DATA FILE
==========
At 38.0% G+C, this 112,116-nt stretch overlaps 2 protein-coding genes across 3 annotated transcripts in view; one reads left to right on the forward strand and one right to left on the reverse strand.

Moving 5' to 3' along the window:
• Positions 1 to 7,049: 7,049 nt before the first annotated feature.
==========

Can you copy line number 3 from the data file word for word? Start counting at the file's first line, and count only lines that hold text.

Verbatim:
• Positions 1 to 7,049: 7,049 nt before the first annotated feature.